Norwegian architect Marianne Borge has responsibly designed an impressive but demure prefab cabin named W35 — Woody 35 meters square.
The end product is exactly that: a typically Norwegian, sparse, simple holiday escape made of low maintenance local woods within a modest 35 square meters.
With an unobtrusive fireplace to gather around and a sizable deck leading out to the water, this cabin makes an excellent place to spend a few summer months in the splendor of Norwegian woods.
Ms Borge describes her creation this way:
Woody 35 – a solid wood cabin with emphasis on harmonic spaces and utilization of natural light. Durable and sustainable design is the starting point for Woody35 – a very space efficient cabin of 35m2 in maintenance-free wood materials.The various room solutions keep an unobstructed contact between indoors and outdoors, enhanced by big glass sliding doors that provide ample of light to enter and give a clear view out.
The double height in the living room gives a generous feeling of space, as well as a loft-room. All products in the cabin have been selected with care and with focus on sustainable solutions.
The cabin is delivered on a turnkey basis.
Borge is a bit more philosophical about an architect’s obligation to clients, society, and the planet when she says:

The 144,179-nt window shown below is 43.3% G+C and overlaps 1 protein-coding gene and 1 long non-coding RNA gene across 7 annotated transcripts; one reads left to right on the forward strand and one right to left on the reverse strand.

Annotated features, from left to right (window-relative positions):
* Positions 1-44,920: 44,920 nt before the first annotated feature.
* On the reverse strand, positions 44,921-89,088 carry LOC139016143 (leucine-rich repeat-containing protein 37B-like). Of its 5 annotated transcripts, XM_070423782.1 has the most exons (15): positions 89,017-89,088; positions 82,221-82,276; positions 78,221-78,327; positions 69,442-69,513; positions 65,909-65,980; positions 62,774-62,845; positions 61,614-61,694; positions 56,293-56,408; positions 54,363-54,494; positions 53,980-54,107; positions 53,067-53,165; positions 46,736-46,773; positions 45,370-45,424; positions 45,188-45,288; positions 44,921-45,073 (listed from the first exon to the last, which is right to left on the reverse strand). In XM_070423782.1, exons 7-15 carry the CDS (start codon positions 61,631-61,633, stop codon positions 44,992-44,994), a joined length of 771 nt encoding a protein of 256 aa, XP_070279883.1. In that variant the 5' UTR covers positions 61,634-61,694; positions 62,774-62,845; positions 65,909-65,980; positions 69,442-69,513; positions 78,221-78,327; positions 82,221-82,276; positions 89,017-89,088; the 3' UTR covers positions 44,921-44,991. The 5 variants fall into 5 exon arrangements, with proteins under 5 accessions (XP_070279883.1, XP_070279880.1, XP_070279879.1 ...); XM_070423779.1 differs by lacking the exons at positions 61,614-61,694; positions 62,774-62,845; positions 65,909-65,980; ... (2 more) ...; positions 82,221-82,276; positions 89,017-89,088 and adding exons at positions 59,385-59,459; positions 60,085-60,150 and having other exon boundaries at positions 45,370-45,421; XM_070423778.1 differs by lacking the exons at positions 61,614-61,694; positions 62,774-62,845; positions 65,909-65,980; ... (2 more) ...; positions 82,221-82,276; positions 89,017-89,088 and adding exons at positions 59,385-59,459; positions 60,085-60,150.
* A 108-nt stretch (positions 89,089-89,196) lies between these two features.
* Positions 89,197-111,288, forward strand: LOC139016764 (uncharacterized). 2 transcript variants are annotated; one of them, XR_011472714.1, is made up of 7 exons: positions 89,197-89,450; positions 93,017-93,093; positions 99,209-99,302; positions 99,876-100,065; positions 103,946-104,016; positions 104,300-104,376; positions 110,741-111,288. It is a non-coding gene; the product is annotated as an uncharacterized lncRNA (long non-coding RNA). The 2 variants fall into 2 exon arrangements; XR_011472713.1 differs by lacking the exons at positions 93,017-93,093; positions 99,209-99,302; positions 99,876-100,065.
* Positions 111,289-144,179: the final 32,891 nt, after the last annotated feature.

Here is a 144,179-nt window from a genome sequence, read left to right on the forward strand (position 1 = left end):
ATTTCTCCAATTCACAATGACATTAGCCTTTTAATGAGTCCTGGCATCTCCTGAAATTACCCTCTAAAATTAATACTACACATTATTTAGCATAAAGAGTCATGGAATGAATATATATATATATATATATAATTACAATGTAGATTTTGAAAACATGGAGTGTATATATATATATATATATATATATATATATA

By building smaller, one uses less material — there is less to heat, less to maintain. And it costs less to build. Good space is not primarily about technical variables, but about good design. To build less need not be at the expense of architectural quality.
Can our everyday architecture inspire one through small, quaint rooms? Can we get to complex, interesting and functional solutions… even within a small space? Can the conscious use of light and judicious use of materials give the rooms a richer effect?
Can the use of sustainable wood, give us a sense of the forest? Can a room full of books give us a sense of poetry? Can an organic space give us a sense of nature?
We are all in the same boat (or on the same planet) when it comes to natural resources and what’s ahead. It is important to think rationally but also emotionally. If the new rules lead to more use of materials, more use of money and too dense and dreary house, we have chosen wrong.